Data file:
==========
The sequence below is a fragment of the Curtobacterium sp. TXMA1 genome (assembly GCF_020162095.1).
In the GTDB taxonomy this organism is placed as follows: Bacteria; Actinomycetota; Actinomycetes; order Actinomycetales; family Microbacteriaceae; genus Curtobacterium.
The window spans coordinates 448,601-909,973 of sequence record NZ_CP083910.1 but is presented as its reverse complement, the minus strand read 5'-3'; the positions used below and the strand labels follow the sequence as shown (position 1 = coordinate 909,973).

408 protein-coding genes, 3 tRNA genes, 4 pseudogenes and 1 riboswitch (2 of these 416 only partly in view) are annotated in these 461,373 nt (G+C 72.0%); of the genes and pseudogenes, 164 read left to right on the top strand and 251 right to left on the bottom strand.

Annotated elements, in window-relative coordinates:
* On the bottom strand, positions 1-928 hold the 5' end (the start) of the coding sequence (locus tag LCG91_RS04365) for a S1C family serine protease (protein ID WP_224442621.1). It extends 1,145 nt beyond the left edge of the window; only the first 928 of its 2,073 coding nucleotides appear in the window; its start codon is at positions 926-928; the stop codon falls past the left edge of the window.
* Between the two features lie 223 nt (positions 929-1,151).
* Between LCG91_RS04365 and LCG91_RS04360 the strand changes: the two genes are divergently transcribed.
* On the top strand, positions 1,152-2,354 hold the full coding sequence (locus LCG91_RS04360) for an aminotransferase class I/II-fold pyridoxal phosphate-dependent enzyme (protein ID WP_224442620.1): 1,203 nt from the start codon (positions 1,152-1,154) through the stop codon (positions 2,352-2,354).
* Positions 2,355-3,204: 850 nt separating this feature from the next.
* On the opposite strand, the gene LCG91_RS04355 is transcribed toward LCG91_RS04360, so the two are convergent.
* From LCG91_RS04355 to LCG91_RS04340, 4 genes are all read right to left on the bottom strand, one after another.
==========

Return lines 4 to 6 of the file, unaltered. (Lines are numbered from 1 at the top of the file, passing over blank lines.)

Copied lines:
408 protein-coding genes, 3 tRNA genes, 4 pseudogenes and 1 riboswitch (2 of these 416 only partly in view) are annotated in these 461,373 nt (G+C 72.0%); of the genes and pseudogenes, 164 read left to right on the top strand and 251 right to left on the bottom strand.

Annotated elements, in window-relative coordinates:
* On the bottom strand, positions 1-928 hold the 5' end (the start) of the coding sequence (locus tag LCG91_RS04365) for a S1C family serine protease (protein ID WP_224442621.1). It extends 1,145 nt beyond the left edge of the window; only the first 928 of its 2,073 coding nucleotides appear in the window; its start codon is at positions 926-928; the stop codon falls past the left edge of the window.